WHAT THREATS DO OUR TREES FACE?

Millions of Britain’s ash trees are at risk from ash dieback, oaks are under threat from the oak processionary moth and horse chestnuts from bleeding canker, to name a few.

CAN’T THE GOVERNMENT PLANT MORE?

The Government is boosting efforts to plant trees, but it is still falling short of the huge number we need in the UK.

HOW MANY TREES DO WE NEED TO PLANT?

The Committee on Climate Change recommends we plant 1.5billion by 2050 and increase our hedgerows by 40 per cent.

This would boost tree cover in the UK from 13 per cent of land to 17 per cent – the equivalent of filling more than 46,000 football pitches each year, or an area three quarters the size of the Isle of Wight.

We also need to take better care of the trees we have, because mature ones provide so many vital benefits.

CAN I PLANT A TREE IN MY GARDEN?

As part of our campaign, you can claim a free, grow-your-own Christmas tree sapling to have delivered to your door – perfect for planting in a pot and teaching children how to nurture a tree that you can bring inside EVERY Christmas.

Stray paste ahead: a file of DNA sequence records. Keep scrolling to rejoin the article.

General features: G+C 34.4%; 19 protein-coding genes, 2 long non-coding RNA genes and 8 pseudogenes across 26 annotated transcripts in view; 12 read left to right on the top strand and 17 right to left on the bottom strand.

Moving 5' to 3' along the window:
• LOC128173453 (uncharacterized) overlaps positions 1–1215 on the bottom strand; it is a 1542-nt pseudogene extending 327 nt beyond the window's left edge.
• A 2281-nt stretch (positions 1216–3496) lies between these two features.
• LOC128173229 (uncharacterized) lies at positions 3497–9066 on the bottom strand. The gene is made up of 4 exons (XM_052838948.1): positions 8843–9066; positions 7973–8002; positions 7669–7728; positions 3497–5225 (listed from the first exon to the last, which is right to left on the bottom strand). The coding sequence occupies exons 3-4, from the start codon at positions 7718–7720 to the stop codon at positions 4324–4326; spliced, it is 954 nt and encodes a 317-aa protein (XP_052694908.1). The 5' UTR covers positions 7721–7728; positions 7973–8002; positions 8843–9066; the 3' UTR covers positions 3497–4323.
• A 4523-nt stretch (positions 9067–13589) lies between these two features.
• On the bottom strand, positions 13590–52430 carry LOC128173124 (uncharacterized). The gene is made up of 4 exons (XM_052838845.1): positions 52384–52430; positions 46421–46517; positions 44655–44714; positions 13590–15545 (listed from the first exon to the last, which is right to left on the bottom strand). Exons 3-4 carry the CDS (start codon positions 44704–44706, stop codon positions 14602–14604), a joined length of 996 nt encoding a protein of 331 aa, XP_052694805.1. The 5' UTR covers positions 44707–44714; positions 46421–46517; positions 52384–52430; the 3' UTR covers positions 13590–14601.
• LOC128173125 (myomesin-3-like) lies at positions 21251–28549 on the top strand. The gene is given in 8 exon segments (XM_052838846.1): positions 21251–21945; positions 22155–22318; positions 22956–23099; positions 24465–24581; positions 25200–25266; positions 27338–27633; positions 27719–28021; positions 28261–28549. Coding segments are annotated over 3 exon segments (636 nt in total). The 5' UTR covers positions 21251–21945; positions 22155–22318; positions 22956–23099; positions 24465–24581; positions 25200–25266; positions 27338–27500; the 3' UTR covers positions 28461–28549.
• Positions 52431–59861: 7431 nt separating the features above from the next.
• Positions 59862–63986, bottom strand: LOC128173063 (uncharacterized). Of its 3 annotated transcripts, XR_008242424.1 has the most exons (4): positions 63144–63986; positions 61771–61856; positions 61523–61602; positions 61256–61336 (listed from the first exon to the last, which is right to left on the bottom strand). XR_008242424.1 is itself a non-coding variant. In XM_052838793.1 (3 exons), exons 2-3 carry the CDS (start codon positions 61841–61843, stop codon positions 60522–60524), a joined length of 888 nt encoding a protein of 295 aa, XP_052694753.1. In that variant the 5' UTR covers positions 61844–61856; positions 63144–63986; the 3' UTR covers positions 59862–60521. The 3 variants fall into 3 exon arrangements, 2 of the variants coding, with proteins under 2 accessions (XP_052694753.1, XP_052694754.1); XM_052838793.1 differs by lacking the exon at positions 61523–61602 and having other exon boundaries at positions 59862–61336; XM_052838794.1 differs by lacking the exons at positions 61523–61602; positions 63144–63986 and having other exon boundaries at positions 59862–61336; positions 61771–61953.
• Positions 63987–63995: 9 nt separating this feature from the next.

You can also claim a £5 garden centre gift voucher towards a tree of your choosing. Plus, every day next week you’ll have a chance to get a different variety of tree FREE.

Readers who have nowhere to plant a tree can pledge money or donate Nectar points – and trees will be planted on your behalf around the UK. See Page 34 for details.

DON’T NEWSPAPERS COME FROM CUT TREES?

Newspapers are mostly made from recycled paper – the average recycled paper content of newsprint was 69.2 per cent last year. The remainder comes from timber grown in softwood coniferous forests, mainly in North America and Europe, where for every felled tree, two or three are planted.

This newspaper has been committed to keeping the environment clean and green for more than a decade, with high-profile campaigns against plastic pollution in our seas and supporting local litter-picking.